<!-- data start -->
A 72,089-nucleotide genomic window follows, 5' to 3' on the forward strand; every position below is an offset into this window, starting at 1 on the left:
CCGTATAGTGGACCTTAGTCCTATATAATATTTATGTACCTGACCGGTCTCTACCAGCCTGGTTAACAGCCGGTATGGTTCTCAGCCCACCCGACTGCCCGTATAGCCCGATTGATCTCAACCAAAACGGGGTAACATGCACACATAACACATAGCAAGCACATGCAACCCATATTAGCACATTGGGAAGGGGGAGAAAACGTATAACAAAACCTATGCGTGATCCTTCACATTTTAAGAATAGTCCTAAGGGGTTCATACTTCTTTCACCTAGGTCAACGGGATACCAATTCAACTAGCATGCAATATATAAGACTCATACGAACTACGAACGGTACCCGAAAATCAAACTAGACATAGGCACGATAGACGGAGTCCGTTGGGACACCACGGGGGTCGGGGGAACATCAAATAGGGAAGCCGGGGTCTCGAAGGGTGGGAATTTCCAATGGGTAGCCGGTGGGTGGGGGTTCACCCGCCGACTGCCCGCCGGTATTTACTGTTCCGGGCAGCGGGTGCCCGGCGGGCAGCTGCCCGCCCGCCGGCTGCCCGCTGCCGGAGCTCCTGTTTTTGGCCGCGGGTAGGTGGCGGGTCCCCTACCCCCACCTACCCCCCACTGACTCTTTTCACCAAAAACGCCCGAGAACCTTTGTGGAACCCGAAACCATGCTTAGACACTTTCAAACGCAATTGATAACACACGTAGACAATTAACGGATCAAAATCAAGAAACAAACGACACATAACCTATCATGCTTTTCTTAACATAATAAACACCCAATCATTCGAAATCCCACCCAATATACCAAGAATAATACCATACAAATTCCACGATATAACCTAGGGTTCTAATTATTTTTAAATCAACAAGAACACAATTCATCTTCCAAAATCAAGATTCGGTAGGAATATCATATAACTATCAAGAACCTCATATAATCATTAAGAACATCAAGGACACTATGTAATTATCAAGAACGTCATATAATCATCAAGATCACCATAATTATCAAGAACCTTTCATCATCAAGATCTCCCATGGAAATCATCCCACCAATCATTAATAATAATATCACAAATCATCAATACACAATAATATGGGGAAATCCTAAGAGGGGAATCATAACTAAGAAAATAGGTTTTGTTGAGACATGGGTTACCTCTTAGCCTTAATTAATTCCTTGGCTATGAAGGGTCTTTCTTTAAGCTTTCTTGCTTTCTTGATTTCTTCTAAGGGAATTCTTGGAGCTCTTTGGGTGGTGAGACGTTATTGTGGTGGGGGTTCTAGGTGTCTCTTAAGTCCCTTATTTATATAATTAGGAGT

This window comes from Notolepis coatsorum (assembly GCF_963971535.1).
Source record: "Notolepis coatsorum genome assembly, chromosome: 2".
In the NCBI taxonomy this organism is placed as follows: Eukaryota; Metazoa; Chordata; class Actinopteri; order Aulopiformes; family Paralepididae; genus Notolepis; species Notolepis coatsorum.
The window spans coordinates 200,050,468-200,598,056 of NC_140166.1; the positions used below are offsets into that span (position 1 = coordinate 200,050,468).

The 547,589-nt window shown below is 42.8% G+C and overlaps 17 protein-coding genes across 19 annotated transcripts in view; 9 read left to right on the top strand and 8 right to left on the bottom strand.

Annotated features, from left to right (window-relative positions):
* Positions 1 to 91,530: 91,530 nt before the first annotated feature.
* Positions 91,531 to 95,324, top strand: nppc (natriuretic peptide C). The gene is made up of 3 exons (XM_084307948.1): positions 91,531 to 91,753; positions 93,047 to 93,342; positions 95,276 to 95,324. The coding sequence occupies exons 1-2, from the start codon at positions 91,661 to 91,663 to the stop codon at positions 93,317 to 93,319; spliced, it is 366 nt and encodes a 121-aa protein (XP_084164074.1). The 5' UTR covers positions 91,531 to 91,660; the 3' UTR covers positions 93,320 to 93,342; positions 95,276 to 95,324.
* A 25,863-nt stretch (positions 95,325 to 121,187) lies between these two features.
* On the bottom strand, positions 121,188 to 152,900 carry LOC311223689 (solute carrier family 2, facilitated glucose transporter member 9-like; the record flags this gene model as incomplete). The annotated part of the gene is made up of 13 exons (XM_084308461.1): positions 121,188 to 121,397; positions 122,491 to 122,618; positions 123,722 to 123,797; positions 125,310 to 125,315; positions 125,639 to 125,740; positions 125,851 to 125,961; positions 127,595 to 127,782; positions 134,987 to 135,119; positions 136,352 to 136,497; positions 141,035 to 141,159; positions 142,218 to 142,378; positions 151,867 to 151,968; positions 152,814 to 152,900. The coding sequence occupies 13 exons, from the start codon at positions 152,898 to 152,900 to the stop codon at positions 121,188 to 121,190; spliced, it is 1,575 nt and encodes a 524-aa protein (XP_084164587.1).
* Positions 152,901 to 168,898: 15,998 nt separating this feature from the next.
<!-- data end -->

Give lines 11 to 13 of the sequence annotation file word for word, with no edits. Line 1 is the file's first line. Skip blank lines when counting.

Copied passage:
* A 25,863-nt stretch (positions 95,325 to 121,187) lies between these two features.
* On the bottom strand, positions 121,188 to 152,900 carry LOC311223689 (solute carrier family 2, facilitated glucose transporter member 9-like; the record flags this gene model as incomplete). The annotated part of the gene is made up of 13 exons (XM_084308461.1): positions 121,188 to 121,397; positions 122,491 to 122,618; positions 123,722 to 123,797; positions 125,310 to 125,315; positions 125,639 to 125,740; positions 125,851 to 125,961; positions 127,595 to 127,782; positions 134,987 to 135,119; positions 136,352 to 136,497; positions 141,035 to 141,159; positions 142,218 to 142,378; positions 151,867 to 151,968; positions 152,814 to 152,900. The coding sequence occupies 13 exons, from the start codon at positions 152,898 to 152,900 to the stop codon at positions 121,188 to 121,190; spliced, it is 1,575 nt and encodes a 524-aa protein (XP_084164587.1).
* Positions 152,901 to 168,898: 15,998 nt separating this feature from the next.